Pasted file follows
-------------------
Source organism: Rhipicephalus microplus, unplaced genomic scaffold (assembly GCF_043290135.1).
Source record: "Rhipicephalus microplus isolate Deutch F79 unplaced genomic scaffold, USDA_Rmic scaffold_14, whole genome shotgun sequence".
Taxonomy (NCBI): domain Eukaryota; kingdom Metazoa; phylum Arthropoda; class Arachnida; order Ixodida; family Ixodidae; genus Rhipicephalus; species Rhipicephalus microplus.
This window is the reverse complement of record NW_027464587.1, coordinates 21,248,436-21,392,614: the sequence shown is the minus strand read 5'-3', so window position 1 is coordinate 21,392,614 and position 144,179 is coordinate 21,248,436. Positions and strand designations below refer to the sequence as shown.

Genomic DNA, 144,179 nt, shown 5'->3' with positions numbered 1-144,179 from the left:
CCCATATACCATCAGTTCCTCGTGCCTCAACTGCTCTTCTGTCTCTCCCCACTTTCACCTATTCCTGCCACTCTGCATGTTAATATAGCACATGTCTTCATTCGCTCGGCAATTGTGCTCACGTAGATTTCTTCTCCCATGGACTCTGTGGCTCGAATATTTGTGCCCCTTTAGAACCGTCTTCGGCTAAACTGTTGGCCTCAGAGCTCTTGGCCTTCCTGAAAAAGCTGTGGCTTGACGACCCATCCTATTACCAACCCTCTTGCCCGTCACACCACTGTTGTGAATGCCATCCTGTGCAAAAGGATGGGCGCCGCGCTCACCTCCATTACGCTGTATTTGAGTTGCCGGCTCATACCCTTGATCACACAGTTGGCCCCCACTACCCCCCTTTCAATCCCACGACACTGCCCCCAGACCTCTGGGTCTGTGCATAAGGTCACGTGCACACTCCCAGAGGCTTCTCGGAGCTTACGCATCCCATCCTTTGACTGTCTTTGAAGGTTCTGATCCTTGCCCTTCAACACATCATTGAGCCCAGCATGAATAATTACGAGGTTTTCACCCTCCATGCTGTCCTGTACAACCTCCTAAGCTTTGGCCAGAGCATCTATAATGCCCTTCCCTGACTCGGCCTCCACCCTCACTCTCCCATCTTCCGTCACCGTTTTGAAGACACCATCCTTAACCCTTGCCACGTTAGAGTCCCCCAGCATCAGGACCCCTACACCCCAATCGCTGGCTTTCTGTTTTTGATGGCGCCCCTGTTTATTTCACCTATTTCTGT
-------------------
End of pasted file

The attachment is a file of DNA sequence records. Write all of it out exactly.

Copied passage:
Source organism: Rhipicephalus microplus, unplaced genomic scaffold (assembly GCF_043290135.1).
Source record: "Rhipicephalus microplus isolate Deutch F79 unplaced genomic scaffold, USDA_Rmic scaffold_14, whole genome shotgun sequence".
Taxonomy (NCBI): domain Eukaryota; kingdom Metazoa; phylum Arthropoda; class Arachnida; order Ixodida; family Ixodidae; genus Rhipicephalus; species Rhipicephalus microplus.
This window is the reverse complement of record NW_027464587.1, coordinates 21,248,436-21,392,614: the sequence shown is the minus strand read 5'-3', so window position 1 is coordinate 21,392,614 and position 144,179 is coordinate 21,248,436. Positions and strand designations below refer to the sequence as shown.

Genomic DNA, 144,179 nt, shown 5'->3' with positions numbered 1-144,179 from the left:
CCCATATACCATCAGTTCCTCGTGCCTCAACTGCTCTTCTGTCTCTCCCCACTTTCACCTATTCCTGCCACTCTGCATGTTAATATAGCACATGTCTTCATTCGCTCGGCAATTGTGCTCACGTAGATTTCTTCTCCCATGGACTCTGTGGCTCGAATATTTGTGCCCCTTTAGAACCGTCTTCGGCTAAACTGTTGGCCTCAGAGCTCTTGGCCTTCCTGAAAAAGCTGTGGCTTGACGACCCATCCTATTACCAACCCTCTTGCCCGTCACACCACTGTTGTGAATGCCATCCTGTGCAAAAGGATGGGCGCCGCGCTCACCTCCATTACGCTGTATTTGAGTTGCCGGCTCATACCCTTGATCACACAGTTGGCCCCCACTACCCCCCTTTCAATCCCACGACACTGCCCCCAGACCTCTGGGTCTGTGCATAAGGTCACGTGCACACTCCCAGAGGCTTCTCGGAGCTTACGCATCCCATCCTTTGACTGTCTTTGAAGGTTCTGATCCTTGCCCTTCAACACATCATTGAGCCCAGCATGAATAATTACGAGGTTTTCACCCTCCATGCTGTCCTGTACAACCTCCTAAGCTTTGGCCAGAGCATCTATAATGCCCTTCCCTGACTCGGCCTCCACCCTCACTCTCCCATCTTCCGTCACCGTTTTGAAGACACCATCCTTAACCCTTGCCACGTTAGAGTCCCCCAGCATCAGGACCCCTACACCCCAATCGCTGGCTTTCTGTTTTTGATGGCGCCCCTGTTTATTTCACCTATTTCTGT